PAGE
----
And really, Dizon seems pretty relaxed for someone in charge of a city where all eyes will be focused on in two weeks. The bespectacled BCDA head does have a wizard-like quality about him, popping in and out of the complex to deal with a contractor here, thank a landscaper there. I thought we’d be greeted by a frenzy of construction and overworked laborers pulling overnight shifts—and we all know what happened in 1981 when a building was rushed to be completed in time for an international film festival. But things were under control in this one, and the pace of work was constant, but not panicked. Unless Dizon is hiding dead bodies underneath the bleachers, he’s managing an impressive job. So, what exactly does it take to pull off something like this?
“It takes a lot of sheer will. I think that’s what the President and his government have. The will and boldness to get things done as fast as possible,” Dizon says.The idea for New Clark City was hatched during the previous administration. Arnel Casanova, former BCDA chief, pitched a project called Clark Green City in 2012. Taking inspiration particularly from Singapore, Casanova envisioned a new city with wide pedestrian lanes, lots of trees, and no gated communities. In 2015, Aecom, a global infrastructure firm that has worked on Singapore’s Marina Bay, New York’s One World Trade Center, and several smart cities in China, won the competition for its conceptual master plan of what is now called New Clark City.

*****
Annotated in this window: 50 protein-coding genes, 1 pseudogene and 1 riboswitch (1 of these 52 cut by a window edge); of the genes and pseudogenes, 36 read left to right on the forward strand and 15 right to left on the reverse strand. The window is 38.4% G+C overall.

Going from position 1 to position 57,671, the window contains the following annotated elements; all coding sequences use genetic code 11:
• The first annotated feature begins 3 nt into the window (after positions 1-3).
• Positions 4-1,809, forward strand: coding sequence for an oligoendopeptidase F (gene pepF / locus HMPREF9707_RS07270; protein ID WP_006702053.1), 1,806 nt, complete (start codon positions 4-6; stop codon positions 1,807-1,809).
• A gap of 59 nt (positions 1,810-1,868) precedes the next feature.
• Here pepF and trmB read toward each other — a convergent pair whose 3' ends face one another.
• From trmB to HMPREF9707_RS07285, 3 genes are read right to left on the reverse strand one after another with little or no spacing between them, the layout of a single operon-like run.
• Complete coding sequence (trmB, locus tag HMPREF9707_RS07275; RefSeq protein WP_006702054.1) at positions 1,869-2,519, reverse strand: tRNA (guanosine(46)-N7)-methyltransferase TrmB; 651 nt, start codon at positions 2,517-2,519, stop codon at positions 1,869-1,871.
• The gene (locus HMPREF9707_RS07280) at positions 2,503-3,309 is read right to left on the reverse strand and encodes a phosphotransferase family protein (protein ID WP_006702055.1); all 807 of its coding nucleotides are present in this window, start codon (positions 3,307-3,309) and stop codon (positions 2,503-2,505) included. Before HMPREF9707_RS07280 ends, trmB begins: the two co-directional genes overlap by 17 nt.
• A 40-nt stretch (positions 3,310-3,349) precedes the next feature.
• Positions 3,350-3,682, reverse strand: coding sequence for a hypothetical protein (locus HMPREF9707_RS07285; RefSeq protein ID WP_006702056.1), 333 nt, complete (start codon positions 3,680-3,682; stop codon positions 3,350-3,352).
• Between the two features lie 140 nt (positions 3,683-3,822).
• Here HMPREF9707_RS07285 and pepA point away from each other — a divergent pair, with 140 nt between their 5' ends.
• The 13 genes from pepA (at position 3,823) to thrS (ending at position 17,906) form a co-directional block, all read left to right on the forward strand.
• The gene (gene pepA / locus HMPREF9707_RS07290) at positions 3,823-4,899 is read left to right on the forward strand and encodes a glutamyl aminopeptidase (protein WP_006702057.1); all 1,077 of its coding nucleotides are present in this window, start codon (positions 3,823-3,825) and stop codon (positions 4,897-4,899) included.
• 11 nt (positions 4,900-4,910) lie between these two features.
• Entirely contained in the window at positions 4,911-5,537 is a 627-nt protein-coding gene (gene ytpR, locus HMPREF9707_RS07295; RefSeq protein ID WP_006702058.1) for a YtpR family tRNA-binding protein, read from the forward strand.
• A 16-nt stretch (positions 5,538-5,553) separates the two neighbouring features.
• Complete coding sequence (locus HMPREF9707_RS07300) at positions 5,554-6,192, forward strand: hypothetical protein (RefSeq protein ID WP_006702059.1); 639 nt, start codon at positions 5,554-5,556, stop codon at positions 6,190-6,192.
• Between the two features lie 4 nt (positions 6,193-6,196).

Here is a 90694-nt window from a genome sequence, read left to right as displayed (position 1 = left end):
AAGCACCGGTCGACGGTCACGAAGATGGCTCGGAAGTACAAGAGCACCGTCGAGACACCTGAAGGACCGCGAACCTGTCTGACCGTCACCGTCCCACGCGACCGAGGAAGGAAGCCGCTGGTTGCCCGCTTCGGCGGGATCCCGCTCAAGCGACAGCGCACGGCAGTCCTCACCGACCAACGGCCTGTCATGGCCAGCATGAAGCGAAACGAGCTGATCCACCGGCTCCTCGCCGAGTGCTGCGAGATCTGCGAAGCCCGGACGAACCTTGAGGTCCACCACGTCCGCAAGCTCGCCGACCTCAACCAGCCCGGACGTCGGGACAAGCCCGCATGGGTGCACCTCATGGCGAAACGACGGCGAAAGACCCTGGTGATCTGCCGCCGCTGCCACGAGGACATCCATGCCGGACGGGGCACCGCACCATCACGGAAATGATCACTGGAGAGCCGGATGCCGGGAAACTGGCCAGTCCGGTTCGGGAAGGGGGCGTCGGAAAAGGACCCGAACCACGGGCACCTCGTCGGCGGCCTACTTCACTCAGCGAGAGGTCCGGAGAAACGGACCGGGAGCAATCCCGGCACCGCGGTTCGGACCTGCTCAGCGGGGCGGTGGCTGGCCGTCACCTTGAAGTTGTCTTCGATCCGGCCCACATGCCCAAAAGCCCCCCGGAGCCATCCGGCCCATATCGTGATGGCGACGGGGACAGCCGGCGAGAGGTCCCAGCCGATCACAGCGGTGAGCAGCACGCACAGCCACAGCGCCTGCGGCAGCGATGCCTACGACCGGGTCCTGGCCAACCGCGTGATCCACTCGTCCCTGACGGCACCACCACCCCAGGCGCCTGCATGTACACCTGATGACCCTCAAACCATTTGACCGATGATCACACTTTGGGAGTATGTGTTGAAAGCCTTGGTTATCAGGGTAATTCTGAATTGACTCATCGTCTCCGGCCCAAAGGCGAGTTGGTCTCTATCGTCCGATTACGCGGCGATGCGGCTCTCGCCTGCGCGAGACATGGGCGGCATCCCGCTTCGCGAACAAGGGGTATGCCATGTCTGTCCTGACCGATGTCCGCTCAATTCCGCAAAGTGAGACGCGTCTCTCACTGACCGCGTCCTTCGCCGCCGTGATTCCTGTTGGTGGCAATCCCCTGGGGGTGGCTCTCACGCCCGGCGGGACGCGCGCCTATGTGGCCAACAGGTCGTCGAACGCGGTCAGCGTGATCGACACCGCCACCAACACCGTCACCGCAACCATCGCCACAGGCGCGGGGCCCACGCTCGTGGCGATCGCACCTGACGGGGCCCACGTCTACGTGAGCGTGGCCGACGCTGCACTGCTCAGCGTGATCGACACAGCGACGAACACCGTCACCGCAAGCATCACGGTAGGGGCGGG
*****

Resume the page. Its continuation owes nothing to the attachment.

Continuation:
“When we came in and saw this project, we thought it was such a great idea,” Dizon says. “It wasn’t hard to get off the ground, because the president decided quickly. He said, you’ve got to do this fast.” Japanese firms JOIN and Nippon Koei took part in completing the masterplan, which was tweaked to sync up with the government’s larger Build Build Build program, while Singapore consulting firm Surbana Jurong came in as a development manager. Suffice it to say that the BCDA is working with several partners with a lot of experience in putting up cities.
“It will probably take 25 years or more to develop this city fully. What we’re trying to do now is start it, and start it in the right way. Be truthful to the masterplan, and make sure we have the most important things right at the beginning, which is the infrastructure. Make sure we’re not just building for cars, but for people.” Dizon’s optimism is infectious, and I’m almost sold on moving to Clark to train for triathlons, too. Dizon talks about it being an inclusive city, one that everyone can enjoy, from the old to the young, the haves and the have-nots, with no ghettos or enclaves. “We’re trying to avoid what happened to BGC.”